For the initial funding period, NTTAC’s Crime Analysis on Demand is seeking to complete 15 onsite engagements. During these engagements, the service providers will perform a range of functions at each selected site, including providing a needs assessment to better identify the analytical gaps, presenting formal recommendations for corrective actions, and providing training and technical assistance that will incorporate promising models and evidence-based practices. At the conclusion of each engagement, the SMEs will document the outcomes for their training and technical assistance efforts, and these lessons learned will help to inform future engagements. Agencies interested in applying for assistance from NTTAC’s Crime Analysis on Demand should visit www.bjatraining.org for information on how to apply.
BJA Visiting Fellows Award to the University of Maryland: Under this award, BJA has engaged Dr. Laura Wyckoff, PhD, as a visiting fellow within BJA to focus on assisting BJA with building crime analysis capacity within police agencies across the nation. Dr. Wyckoff brings a wealth of expertise and experience in working with law enforcement agencies to improve their crime analysis capabilities, engage them in problem solving, and help them to increase accountability. This has often involved hands-on assistance working directly with police command staff, line-level officers, and crime analysts housed within these agencies.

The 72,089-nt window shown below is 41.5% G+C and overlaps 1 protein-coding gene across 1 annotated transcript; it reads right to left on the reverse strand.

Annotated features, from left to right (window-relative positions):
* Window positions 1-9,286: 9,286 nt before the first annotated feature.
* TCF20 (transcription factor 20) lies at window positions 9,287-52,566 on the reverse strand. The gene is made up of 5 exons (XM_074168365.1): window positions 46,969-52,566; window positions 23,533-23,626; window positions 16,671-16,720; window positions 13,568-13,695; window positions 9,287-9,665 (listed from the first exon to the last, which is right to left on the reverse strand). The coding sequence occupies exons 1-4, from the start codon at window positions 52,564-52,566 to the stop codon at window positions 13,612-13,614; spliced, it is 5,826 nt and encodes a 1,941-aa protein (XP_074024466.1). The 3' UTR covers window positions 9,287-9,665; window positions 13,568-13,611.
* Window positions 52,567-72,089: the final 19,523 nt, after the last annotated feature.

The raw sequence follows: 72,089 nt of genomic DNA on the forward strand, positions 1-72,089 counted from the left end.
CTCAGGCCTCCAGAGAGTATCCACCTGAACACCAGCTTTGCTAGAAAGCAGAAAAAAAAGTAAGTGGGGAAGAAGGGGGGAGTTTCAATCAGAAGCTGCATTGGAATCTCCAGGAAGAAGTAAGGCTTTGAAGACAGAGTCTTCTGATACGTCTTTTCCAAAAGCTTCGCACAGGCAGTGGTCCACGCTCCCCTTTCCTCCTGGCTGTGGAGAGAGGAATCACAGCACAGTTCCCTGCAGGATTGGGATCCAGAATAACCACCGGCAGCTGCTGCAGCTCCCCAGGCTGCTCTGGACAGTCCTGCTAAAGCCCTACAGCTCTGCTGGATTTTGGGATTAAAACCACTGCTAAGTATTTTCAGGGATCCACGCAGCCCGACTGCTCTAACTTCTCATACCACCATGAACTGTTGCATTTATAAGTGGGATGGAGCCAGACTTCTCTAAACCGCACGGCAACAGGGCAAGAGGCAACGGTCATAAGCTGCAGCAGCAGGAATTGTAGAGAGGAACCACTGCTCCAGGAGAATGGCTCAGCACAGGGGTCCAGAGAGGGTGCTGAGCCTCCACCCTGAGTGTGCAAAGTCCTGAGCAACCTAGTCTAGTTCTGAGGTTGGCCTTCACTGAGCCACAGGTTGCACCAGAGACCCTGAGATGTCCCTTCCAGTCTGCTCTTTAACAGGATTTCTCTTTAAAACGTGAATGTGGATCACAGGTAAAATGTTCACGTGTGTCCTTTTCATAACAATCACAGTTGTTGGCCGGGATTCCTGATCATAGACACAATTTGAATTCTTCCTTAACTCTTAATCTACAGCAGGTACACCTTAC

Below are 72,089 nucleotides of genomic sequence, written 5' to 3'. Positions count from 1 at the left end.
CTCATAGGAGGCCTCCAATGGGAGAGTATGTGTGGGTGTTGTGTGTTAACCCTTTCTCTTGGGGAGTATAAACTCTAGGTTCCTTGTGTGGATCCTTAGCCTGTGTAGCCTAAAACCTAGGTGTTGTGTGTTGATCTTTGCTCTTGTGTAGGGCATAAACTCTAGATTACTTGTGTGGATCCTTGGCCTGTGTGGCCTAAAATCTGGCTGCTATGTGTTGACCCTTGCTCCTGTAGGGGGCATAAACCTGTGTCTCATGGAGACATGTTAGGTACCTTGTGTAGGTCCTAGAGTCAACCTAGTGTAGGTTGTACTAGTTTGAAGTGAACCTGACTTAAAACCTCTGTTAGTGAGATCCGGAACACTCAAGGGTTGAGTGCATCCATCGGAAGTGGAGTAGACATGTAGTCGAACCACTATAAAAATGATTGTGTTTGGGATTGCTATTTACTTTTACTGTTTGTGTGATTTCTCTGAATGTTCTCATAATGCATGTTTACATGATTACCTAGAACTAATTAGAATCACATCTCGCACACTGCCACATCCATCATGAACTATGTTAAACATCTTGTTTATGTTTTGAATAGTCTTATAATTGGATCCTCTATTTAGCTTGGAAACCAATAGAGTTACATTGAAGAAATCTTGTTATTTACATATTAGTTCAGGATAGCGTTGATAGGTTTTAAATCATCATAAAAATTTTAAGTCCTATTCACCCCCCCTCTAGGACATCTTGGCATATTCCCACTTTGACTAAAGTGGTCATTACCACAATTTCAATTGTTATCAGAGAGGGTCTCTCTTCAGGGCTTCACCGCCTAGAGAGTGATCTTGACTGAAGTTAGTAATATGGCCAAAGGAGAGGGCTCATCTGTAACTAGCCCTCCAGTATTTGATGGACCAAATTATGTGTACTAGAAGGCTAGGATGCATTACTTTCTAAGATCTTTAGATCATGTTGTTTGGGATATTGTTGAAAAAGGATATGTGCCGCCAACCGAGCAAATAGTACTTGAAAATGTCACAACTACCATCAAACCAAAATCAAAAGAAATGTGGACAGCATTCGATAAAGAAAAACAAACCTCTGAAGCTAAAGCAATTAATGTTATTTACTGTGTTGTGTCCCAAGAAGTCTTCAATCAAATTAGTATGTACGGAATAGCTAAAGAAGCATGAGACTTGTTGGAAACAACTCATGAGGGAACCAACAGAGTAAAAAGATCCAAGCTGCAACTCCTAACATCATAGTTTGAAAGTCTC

Dr. Wyckoff’s fellowship is focusing on the following main goals. She is working to identify and produce case studies of agencies that can serve as models for the application and integration of crime analysis. Dr. Wyckoff is also addressing an apparent need within the field by developing a presentation geared specifically toward educating local government leaders about the importance of crime analysis for crime reduction, operations, efficiencies, and decision making. Dr. Wyckoff has already provided extensive support to NTTAC’s Crime Analysis on Demand program in support of the field and is actively providing crime analysis expertise and guidance to law enforcement agencies and other related BJA initiatives. Finally, Dr. Wyckoff is working to disseminate the lessons learned under this project to both practitioners and academics.